Shanthi Sekaran got the idea for her latest novel, Lucky Boy (Putnam, Jan. 2017), while driving home one night listening to a story on NPR about a Guatemalan woman named Encarnación Bail Romero who was jailed after an immigration raid at a poultry processing plant in Missouri; her six-month-old son was taken into custody and was subsequently adopted by a couple in the state.
The story gripped Sekaran. “I was just stuck in my car in the driveway unable to get out,” she says. “I wanted to know more and, of course, the episode ended after two minutes. Sekaran wanted to understand these people. “I guess as a fiction writer you understand people by writing them as characters,” she says. “You get inside them that way. That’s what I decided to do.”
Lucky Boy is a sweeping novel featuring two alternating stories. The first centers on Solimar Castro Valdez, or Soli as she’s called, a young woman who makes the journey across the border into the U.S.—where she arrives pregnant—and then lands a job working for a couple as a house cleaner in Berkeley, Calif. An immigration raid results in her being placed in immigration detention, which separates her from her newborn son. The child is eventually adopted by Kavya and Rishi Reddy, an Indian couple in their mid-30s who are the characters at the heart of the novel’s second narrative. The two stories work together to reveal the very complicated stakes for all involved as the characters collide around the adoption process of Soli’s biological son.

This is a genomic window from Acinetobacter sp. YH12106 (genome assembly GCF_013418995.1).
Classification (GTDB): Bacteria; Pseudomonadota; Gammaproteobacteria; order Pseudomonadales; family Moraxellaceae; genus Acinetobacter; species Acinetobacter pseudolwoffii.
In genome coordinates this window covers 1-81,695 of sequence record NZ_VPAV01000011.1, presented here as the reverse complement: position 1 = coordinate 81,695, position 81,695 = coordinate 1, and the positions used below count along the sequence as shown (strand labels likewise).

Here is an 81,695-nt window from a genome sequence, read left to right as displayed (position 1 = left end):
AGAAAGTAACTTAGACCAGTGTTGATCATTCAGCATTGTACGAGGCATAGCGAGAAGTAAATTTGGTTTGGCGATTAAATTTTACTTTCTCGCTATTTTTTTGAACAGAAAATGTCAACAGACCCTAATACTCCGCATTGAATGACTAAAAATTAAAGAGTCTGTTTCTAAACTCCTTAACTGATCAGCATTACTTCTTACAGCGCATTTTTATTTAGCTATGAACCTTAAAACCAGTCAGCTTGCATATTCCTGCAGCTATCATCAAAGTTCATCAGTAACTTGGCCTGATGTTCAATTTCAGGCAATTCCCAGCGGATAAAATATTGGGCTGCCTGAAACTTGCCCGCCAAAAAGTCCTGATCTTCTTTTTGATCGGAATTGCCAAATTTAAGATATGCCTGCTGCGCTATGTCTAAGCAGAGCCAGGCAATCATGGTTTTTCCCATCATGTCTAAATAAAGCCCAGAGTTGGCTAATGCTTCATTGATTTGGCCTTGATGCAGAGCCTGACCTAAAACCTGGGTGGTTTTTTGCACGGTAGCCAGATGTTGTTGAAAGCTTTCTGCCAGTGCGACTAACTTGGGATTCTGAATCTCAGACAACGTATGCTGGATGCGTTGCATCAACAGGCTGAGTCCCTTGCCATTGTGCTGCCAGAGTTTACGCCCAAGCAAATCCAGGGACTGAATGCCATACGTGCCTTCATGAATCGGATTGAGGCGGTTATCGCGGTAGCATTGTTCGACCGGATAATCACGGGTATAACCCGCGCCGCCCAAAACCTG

One of the novel’s great strengths is that Sekaran never takes a position. There is no judgement as to which situation is better for the infant—both mothers have a fierce love for the boy. “I knew I was going to be telling two sides of a story,” Sekaran says. “I had to personally relate to all of them, in order to realistically write them.”
Of the adoptive parents in the book, Sekaran says, “They believe in themselves as good people and believe that they are doing good.” But, she adds, “It’s important to see the limitations of people’s intentions.”
Sekaran started writing the novel by researching and by speaking with immigration lawyers. She spent two weeks in Oaxaca, where she was able to absorb the setting and interview people there who had crossed the U.S.-Mexican border. Her intention with Lucky Boy is to portray the “complexity of America’s racial makeup,” she says. “This isn’t a black-meets-white book. This is about brown meeting brown, and privilege meeting struggle. I’ve put in years of writing about that complexity, and years of writing about undocumented immigrants.”